Total unknown. It’s really hard to find out much about Nuno Canavarro. The facts are few. He’s from Portugal, played in a few bands that most people outside of Portugal have never heard of, and made this solo (apparently his only…?) record around 1988. It probably would have been lost to the dustbin if not for the reissue efforts of indie everyman Jim O’Rourke, who helped usher it into the digital era around 1999. Very homespun feeling…loads of small childlike sounds, whispering voices and synthesizer tomfoolery. Lovely.


Milton Avery, Clear Cut Landscape, 1951; © 2009 Milton Avery Trust / Artists Rights Society (ARS), New York and Of, A Chant Of Doors

Of is San Francisco-based musician Loren Chasse. Loren is probably best known as one of the founding members of a loose group of musicians that, about 10 years ago, started the Jewelled Antler collective Chasse has been known to work under many names & in collaboration with many people, but his Of project is my favorite. Known as an expert field recorder (and often recording music in the field) Chasse’s Of also includes a small batch of stringed & drone instruments that he coaxes all kinds of hypnotic & dreamy sounds from.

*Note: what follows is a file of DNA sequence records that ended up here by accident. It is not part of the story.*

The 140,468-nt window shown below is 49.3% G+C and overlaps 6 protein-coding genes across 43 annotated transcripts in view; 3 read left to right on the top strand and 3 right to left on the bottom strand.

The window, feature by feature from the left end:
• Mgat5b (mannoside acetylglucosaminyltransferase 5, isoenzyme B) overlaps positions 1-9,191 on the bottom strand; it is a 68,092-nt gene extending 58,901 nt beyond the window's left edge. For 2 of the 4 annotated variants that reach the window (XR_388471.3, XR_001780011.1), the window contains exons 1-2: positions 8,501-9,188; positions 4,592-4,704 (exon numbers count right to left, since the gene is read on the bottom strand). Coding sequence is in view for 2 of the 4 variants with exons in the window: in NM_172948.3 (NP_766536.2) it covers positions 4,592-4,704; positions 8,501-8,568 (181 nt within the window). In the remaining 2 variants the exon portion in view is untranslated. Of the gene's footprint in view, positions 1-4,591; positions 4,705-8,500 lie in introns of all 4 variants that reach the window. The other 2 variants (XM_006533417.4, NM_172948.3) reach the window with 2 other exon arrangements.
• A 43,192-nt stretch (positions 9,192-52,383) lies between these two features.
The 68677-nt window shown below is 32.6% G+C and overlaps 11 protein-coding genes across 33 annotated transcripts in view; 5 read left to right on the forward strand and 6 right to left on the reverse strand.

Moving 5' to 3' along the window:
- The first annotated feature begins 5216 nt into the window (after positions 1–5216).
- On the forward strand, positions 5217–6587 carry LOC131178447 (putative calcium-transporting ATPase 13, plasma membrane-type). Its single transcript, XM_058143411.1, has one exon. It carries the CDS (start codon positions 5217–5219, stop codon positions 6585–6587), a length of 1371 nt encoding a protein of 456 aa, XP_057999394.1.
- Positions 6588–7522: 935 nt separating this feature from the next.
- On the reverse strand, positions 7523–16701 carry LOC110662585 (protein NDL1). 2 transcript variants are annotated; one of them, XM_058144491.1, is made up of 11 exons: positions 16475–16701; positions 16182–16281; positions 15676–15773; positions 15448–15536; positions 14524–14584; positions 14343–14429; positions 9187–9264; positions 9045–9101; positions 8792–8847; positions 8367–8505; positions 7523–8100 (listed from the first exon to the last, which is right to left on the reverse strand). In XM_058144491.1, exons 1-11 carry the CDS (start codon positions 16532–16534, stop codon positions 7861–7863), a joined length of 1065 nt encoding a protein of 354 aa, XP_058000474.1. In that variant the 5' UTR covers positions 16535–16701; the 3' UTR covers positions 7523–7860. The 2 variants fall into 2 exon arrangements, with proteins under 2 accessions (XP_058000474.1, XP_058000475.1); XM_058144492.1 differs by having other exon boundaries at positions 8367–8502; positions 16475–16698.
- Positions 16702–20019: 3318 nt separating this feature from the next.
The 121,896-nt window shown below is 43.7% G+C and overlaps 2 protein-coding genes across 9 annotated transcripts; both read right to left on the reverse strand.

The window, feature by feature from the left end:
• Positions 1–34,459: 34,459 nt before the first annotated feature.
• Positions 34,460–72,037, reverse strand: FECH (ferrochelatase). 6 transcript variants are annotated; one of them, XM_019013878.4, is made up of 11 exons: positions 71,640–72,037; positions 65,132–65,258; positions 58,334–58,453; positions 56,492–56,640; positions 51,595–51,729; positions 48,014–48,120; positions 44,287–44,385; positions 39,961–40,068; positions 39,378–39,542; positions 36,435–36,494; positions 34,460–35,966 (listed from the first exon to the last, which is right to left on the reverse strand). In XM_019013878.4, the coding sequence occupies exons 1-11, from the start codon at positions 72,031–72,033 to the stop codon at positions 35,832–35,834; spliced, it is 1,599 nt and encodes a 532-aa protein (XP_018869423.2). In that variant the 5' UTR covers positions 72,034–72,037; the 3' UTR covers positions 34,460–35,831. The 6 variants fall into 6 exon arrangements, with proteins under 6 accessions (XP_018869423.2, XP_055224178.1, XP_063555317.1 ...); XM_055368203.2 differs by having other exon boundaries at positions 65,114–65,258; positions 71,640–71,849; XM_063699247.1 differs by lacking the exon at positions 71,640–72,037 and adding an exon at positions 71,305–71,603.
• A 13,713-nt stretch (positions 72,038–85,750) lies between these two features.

Anthony McCall, You and I, Horizontal, 2005; © Anthony McCall, photo: Blaise Adilon and The Velvet Underground, Sister Ray

I imagine that out of all of this music, the Velvets probably need the least introduction. ‘Sister Ray’ has always been a high point in their catalogue for me, with its violent feedback, infectious downbeat, and classic smacked-out Reed schmutz like “I’m searching for my mainline” & “Sucking on my Dingdong”. This live bootleg version shows not only how truly damaged the group could be, but also how large their shadow looms over so much music that came after them.